20 Ways to Get the Most Out Of Your Spinning® Workout
Feel connected and focused in your Spinning® class and get the workout you expect! Remember these quick tips to get the most out of your ride while avoiding moves that might slow you down.
- The Spinning® program is simple, fun and easy to learn. Most importantly, it’s your ride and it’s up to you to ride at a cadence and intensity that’s challenging yet comfortable. If you feel like you’re pushing too hard, slow down, relax and work on feeling great for your next ride.
- Every Spinning® class is taught by an instructor who has been trained to help you get the most out of every ride. If you have any questions or need any assistance with getting set up on your bike, be sure to ask your instructor for help. Your instructor can help you find the right set-up before your class. Make a note of those settings for your next class.
- Spinning® comes from the road and incorporates many of the same principles and positions that cyclists use to create efficiency and power on the bike. If you wouldn’t do it out on the road, chances are that you shouldn’t do it in a Spinning® class.
- If you start pedaling and realize that your saddle is too high, too low, too far forward, too far back, or that your handlebars are not quite in the right position, don’t push through the whole ride in an uncomfortable position just because you weren’t able to set up your bike in time or weren’t sure of the right settings. It’s best to stop pedaling, unclip from the pedals and adjust your bike before the next movement.
- If your knee feels like it can tap your elbows, and when your foot is at the bottom of the pedal stroke the bend in your knee isn’t quite between a 25-35 degree angle, chances are that your saddle height is too low and needs to be raised a little more.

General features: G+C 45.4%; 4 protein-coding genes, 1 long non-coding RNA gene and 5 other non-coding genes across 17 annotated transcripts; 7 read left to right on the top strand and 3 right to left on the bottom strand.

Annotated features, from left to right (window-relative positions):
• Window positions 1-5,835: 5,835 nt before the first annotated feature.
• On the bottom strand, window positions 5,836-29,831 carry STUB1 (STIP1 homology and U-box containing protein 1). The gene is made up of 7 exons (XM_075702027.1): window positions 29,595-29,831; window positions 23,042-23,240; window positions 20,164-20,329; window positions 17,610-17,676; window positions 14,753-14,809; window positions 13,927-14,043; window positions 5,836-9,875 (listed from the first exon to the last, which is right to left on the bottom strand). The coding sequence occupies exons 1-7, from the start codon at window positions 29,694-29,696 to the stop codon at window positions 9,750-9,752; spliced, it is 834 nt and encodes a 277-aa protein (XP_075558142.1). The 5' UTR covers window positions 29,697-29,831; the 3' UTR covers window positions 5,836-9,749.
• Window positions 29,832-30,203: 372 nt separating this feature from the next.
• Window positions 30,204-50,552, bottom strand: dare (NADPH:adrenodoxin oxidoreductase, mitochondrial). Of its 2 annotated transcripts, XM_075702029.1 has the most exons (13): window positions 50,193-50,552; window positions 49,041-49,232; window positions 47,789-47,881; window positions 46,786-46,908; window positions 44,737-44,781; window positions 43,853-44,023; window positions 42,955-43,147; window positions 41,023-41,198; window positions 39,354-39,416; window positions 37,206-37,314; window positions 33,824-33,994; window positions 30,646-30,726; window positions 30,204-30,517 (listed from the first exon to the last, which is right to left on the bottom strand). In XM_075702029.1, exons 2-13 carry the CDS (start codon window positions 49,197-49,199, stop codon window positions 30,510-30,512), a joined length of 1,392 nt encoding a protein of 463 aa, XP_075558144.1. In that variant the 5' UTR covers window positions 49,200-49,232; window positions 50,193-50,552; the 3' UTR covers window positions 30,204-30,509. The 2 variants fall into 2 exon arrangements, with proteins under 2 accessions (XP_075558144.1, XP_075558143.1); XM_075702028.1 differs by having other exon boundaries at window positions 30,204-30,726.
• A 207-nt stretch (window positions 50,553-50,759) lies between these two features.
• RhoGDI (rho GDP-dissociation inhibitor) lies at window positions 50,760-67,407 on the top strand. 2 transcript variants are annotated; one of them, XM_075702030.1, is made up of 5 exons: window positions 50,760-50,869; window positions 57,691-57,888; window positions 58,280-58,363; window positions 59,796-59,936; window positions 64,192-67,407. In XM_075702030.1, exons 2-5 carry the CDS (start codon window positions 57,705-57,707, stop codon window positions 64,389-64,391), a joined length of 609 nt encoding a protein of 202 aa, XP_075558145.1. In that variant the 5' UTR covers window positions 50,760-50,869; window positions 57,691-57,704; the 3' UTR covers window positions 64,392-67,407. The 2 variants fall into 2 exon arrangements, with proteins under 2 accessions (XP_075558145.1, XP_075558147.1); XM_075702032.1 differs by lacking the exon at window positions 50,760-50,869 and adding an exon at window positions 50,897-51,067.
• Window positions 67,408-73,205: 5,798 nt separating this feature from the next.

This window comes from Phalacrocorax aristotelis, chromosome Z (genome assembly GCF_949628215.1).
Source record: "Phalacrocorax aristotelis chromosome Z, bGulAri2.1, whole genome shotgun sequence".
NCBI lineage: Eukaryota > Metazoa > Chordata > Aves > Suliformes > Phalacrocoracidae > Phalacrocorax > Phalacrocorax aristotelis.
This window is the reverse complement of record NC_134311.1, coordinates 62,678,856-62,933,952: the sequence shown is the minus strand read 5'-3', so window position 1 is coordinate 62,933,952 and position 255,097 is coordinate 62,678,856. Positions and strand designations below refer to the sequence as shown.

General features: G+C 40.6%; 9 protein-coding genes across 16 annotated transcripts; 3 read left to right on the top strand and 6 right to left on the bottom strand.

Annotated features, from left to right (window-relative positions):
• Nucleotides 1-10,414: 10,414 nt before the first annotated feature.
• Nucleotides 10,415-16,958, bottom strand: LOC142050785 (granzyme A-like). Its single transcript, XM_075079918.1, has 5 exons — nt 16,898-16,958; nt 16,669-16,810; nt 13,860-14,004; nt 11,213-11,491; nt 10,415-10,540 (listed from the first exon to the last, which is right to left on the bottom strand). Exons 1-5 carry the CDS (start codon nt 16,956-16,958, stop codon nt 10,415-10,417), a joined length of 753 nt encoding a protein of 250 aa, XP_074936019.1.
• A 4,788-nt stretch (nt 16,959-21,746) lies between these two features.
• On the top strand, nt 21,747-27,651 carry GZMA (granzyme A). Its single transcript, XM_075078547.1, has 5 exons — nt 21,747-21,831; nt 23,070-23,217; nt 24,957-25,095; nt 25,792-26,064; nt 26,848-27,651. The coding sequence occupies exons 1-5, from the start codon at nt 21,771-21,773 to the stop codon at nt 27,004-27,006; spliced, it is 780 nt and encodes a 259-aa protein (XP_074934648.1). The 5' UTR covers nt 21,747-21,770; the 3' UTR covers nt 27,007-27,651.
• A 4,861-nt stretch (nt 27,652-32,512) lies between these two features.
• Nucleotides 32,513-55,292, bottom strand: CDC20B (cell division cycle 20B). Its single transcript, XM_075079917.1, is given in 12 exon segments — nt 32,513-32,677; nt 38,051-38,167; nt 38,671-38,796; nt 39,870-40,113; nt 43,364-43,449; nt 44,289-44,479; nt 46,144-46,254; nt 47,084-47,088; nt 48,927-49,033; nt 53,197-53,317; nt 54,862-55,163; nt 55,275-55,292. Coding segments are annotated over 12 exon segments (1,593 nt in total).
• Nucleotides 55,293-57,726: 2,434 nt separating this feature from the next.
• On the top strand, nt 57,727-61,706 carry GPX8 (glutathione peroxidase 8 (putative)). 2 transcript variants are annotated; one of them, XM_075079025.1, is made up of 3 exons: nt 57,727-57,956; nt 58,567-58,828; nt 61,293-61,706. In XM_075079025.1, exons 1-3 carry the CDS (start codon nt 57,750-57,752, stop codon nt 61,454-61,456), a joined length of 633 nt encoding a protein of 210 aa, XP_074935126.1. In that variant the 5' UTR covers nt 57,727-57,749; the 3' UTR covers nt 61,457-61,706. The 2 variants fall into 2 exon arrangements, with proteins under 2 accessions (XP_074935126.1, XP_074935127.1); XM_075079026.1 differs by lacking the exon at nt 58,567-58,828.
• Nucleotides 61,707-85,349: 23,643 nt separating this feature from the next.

- Avoid white-knuckling the handlebars: gripping the handlebars too tightly can lead to hand, wrist and shoulder pain. Loosen your grip and relax your hands, elbows and shoulders to achieve a “softer” and more flexible feeling on the bike.
- Avoid stretching out and gripping the top of the handlebars when you’re seated. Reaching for the tips of the handlebars when you’re in the saddle can put strain on your lower back and pushes your tailbone towards the front, and more uncomfortable, part of the saddle. Rest your hands on the portion of the bars closest to you. The tips of the handlebars (Hand Position 3) is for standing positions, such as climbing out of the saddle on a hill.
- If you tend to sweat a lot, you may want to try a bandanna, headband or hat in addition to your towel to absorb a bit more.
- If your last class left your bum feeling like you just rode a horse across the desert, try wearing a pair of Spinning® shorts with a padded chamois for additional comfort while eliminating any exposed seams that can cause chaffing or other “hot spots.” If you have a home bike, a gel seat cover can help for longer rides as well.
- Cross-training is great, but using bands or hand weights while you’re riding really isn’t safe, nor is it the best way to tone your upper body. Working your upper body is best done off of the bike where you can focus on proper stance and form.